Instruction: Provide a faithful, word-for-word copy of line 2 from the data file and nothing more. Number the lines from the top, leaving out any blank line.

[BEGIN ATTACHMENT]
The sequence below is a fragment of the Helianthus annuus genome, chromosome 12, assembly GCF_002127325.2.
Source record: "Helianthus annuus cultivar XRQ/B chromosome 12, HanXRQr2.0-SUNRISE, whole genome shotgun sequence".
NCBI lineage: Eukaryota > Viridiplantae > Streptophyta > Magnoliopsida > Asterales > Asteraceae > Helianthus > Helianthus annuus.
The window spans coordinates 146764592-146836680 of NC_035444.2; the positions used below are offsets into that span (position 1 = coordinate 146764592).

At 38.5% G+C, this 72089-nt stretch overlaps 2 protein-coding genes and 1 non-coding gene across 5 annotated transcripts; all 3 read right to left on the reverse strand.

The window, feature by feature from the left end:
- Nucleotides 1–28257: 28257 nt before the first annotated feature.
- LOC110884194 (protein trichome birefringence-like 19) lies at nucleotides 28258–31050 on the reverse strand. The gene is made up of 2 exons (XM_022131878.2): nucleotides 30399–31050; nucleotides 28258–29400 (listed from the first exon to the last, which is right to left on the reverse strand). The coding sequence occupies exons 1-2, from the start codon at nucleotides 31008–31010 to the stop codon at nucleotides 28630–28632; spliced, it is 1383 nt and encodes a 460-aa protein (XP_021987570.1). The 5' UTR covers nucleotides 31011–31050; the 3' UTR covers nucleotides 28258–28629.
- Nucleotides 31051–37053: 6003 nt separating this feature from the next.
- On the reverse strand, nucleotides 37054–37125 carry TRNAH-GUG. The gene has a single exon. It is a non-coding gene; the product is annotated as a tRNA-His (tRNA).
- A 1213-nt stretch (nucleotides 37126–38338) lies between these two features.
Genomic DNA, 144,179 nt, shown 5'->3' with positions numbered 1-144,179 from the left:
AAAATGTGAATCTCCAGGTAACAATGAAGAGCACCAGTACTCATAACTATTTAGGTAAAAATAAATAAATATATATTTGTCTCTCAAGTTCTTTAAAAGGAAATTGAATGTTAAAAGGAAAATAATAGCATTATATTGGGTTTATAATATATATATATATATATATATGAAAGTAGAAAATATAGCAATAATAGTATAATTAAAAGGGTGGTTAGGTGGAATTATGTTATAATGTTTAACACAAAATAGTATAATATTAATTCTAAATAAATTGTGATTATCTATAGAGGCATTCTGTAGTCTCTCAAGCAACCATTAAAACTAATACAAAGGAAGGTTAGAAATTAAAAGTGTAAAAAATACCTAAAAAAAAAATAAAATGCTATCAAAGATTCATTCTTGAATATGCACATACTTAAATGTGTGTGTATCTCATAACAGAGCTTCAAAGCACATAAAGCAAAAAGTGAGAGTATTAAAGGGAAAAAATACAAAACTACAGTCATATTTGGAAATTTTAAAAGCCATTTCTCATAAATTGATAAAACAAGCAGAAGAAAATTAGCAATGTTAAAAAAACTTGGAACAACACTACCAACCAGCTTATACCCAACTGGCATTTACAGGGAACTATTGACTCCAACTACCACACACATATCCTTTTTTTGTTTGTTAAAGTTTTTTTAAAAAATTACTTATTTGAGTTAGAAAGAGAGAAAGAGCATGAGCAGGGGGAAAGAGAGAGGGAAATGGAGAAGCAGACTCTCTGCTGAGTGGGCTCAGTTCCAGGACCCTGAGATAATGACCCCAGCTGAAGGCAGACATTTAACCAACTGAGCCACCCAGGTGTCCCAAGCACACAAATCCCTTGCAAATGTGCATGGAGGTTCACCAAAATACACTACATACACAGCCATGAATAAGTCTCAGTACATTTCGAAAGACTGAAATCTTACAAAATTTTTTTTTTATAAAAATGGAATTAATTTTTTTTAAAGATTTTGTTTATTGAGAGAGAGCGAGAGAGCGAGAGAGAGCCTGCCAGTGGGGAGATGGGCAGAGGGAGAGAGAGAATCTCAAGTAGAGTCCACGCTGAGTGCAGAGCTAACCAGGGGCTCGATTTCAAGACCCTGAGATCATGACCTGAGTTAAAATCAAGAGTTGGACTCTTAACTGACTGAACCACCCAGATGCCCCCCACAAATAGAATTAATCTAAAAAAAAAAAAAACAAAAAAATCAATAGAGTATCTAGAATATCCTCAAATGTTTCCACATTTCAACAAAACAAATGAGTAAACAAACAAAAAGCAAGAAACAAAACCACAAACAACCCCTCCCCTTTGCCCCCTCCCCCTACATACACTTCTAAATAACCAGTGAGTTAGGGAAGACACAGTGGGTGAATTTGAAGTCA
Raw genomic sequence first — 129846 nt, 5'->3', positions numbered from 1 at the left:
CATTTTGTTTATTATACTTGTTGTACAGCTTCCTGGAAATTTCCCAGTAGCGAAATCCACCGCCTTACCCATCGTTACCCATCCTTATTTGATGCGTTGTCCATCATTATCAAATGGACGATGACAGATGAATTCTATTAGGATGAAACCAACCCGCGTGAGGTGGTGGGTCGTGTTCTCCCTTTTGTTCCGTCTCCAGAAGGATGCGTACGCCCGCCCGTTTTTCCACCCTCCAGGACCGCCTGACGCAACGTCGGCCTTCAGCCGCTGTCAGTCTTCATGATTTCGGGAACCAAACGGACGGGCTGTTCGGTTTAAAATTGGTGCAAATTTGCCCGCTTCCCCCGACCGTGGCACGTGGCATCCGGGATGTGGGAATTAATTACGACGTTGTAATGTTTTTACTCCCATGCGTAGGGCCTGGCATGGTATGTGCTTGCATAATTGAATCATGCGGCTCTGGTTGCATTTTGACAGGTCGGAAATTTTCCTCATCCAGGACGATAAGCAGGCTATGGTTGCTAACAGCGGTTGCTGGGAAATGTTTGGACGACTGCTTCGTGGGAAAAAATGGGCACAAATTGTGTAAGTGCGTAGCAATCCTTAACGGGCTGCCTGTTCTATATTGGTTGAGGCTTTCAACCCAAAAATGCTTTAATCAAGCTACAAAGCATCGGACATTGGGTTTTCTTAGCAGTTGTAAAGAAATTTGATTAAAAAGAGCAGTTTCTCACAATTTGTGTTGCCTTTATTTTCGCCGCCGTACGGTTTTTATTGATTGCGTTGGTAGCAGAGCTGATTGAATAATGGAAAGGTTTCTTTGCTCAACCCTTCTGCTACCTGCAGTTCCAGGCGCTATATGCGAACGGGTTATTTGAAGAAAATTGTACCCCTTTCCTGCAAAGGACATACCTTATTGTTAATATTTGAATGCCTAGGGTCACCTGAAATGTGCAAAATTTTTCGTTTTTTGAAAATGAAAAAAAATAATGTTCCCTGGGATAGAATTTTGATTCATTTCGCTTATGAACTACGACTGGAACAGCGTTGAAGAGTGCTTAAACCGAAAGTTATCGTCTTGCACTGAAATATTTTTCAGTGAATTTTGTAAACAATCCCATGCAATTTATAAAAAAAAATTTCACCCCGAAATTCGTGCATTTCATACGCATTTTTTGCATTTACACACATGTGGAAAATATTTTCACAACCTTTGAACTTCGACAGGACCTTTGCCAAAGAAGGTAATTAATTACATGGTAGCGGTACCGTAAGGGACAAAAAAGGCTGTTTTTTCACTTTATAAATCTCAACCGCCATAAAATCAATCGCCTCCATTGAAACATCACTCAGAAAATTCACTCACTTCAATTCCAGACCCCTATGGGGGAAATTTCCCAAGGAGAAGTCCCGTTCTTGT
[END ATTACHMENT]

Source record: "Helianthus annuus cultivar XRQ/B chromosome 12, HanXRQr2.0-SUNRISE, whole genome shotgun sequence".